Class act: "And a special thank you to the members of the academy for this extraordinary honor. I promise to spend the rest of my life trying to live up to it," former Paramount studio honcho Sherry Lansing said in her short, but truly sweet acceptance speech for the Jean Hersholt Humanitarian Award.
Someone's angling for that hosting gig: Jerry Seinfeld turned his duties presenting the best documentary Oscar into a stand-up routine about movie theater etiquette. "I'm not picking nothin' up. I'm the one that threw it down. How many different jobs do I have to do here? There is an agreed upon deal between us and the movie theater people. It is understood by every single person in this room. The deal is, you rip us off on overpriced, oversized crap that we shouldn't be eating to begin with. In exchange for that, when I'm done with something, I open my hand. I'm not sticking my hand down into a dark hole, and trying to pry out three Goobers that have been soda-welded there since "The Shawshank Redemption," which is not a nominee this evening, but these five, incredibly depressing movies, are." Hey, if Ellen's busy next year, someone call Jerry.
"I just want to say that it's much better to give than to receive." -- Oscar nominee George Lucas to his pals, and Oscar winners, Francis Ford Coppola and Steven Spielberg. "No it's not." -- Coppola and Spielberg
Moonlighting Ellen: When she wasn't vacuuming, passing a screenplay to Martin Scorsese or pestering Steven Spielberg to take a photo of her with Clint Eastwood for her MySpace page, DeGeneres was busy inventing the "Oscar Bjorn," her adaptation of the ubiquitous Baby Bjorn carrier, to let Oscar winners tote their statues and leave their hands free for all those Governor's Ball libations. We love a host who can multitask.
Finally!: When seven-time best director nominee Martin Scorsese won his first Oscar, for "The Departed," it was only fitting that it was presented by fellow Oscar winners Steven Spielberg, Francis Ford Coppola and Oscar nominee George Lucas. And who was waiting in the wings to give him a congratulatory hug? His pal, and "The Departed" star, Jack Nicholson, on deck to present the best picture award. Which also went to "The Departed."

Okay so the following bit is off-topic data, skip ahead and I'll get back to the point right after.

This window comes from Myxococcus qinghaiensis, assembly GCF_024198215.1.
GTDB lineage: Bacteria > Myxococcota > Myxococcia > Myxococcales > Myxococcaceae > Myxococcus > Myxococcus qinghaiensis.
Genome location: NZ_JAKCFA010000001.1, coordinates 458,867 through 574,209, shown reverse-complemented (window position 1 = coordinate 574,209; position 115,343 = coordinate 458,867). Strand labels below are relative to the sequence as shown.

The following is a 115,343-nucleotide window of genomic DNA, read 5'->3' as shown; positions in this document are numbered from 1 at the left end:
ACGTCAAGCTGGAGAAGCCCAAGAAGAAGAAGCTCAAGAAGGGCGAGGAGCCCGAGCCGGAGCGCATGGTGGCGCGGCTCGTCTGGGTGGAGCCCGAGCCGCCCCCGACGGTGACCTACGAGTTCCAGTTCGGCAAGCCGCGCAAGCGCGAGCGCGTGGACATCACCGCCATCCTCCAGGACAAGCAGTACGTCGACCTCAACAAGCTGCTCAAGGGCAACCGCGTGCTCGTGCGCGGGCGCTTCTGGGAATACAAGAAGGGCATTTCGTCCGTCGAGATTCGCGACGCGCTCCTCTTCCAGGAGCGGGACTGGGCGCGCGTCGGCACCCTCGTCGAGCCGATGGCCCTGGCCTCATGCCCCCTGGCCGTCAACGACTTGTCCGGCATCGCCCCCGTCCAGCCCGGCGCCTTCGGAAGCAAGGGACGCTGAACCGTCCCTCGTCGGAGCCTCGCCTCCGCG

"Could you double-check the envelope?" -- Martin Scorsese, accepting his best director Oscar, and a standing ovation from the audience.
He's the king of the world (or at least, Hollywood): Formerly nerdy veep Al Gore made good, as his "An Inconvenient Truth" nabbed the best documentary Oscar. "It's not a political issue, it's a moral issue," Gore told the environmentally conscious celeb crowd re: global warming. "We have everything we need to get started with the possible exception of the will to act. That's a renewable resource. Let's renew it."
Pilobolus! We were a little irritated that the Oscar folk were getting all culture-y on us with Pilobolus, the aforementioned interpretive dance troupe, until they shape-shifted into the logo from one of the year's most memorable films. You had us at "Snakes on a Plane," Pilobolus. You had us at "Snakes on a Plane."
"I have a lot in common with our next presenter. She's married to Chris Martin from Coldplay, I have all his albums. Her first child is named Apple, I like them. She has an Oscar, I saw her get it." -- DeGeneres, introducing presenter Gwyneth Paltrow